How to Understand and Manage Stress

Sometimes we get so busy and have so much stuff going on that we feel stressed and don’t seem to have the time to do anything. This can result in becoming overwhelmed and producing physical warning signs that tell us we need to change something.

Common signs include

  • A dry mouth
  • Increased heart and breathing rates
  • Tingling/numbness in our extremities or blurred vision/dizziness
  • An upset stomach/digestive system
  • Increased sweating
  • Heavy/dead legs
  • Headaches
  • Lump in the throat or constricted feeling in the chest

This natural response is designed to protect us and is a result of adrenalin, noradrenalin and cortisol being released into our body. It also often results in a fight, flight or freeze response…however this response doesn’t help tackle the stress and make choices that will assist us.

But if we realise what’s going on we, have a much better chance of doing something about it.

So what can you do if you feel stressed?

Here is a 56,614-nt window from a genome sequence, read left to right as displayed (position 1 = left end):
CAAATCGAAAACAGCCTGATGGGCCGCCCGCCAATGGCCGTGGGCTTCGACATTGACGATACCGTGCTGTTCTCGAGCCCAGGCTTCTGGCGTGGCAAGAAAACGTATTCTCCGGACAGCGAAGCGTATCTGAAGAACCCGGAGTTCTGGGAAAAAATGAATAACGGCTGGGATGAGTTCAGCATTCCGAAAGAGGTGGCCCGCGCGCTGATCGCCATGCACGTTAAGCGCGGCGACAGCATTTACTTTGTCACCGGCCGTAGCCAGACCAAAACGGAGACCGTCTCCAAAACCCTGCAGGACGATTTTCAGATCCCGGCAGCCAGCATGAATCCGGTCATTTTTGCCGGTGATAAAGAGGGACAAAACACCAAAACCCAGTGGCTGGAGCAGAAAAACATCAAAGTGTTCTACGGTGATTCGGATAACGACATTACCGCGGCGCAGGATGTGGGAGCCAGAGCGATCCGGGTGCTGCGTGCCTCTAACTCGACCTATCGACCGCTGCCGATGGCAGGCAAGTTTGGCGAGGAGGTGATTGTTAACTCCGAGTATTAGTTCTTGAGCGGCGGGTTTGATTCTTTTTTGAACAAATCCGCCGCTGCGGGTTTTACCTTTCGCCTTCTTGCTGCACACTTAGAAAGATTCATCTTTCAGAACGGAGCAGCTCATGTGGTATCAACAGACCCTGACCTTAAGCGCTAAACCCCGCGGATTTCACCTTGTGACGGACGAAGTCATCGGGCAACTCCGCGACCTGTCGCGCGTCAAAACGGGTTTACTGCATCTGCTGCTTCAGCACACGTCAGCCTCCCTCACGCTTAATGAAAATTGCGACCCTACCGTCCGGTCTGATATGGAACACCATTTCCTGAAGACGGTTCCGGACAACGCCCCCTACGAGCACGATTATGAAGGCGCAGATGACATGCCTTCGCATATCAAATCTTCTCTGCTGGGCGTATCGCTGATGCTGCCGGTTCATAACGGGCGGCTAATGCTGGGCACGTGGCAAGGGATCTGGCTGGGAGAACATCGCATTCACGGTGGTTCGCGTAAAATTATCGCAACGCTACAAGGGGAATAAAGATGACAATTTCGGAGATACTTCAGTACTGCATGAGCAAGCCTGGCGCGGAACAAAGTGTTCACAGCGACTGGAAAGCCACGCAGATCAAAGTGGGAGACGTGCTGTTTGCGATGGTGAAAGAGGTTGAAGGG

Manage the physical warning signs by being mindful of what’s going on and being able to observe your thoughts, emotions and behaviours. However, this can be really difficult as sometimes the stress levels are so high, that our thinking seems to switch off. If this is the case, try to do a grounding exercise to get the thinking turned back on.

An example of a grounding exercise is to mindfully notice the world by using your senses: What are five things you can: see, physically feel in contact with your body and hear?

The following link also provides more information about mindfulness and how to incorporate it into your everyday life.

Everyday Mindfulness

Use the AND technique…

  • Be Aware of what’s going on
  • Name what’s going on
  • Describe what’s going on

Once you are able to start thinking again you can then start problem solving, planning and make the conscious choice to do something that will help to reduce the stress rather than follow the fight, flight or freeze response.

This might mean re-evaluating what’s really important and changing your work/life balance, saying no, accepting and getting help, prioritising relaxation …and may even result in finding time!

However, this can be really difficult, so if you find that this approach doesn’t work or you have ongoing concerns that your stress might be related to anxiety or depression, it may be worthwhile to get some professional advice from a psychologist. If you or your child is experiencing ongoing stress, you can make an appointment to discuss your concerns and get help from one of our practitioners.

John Pertl



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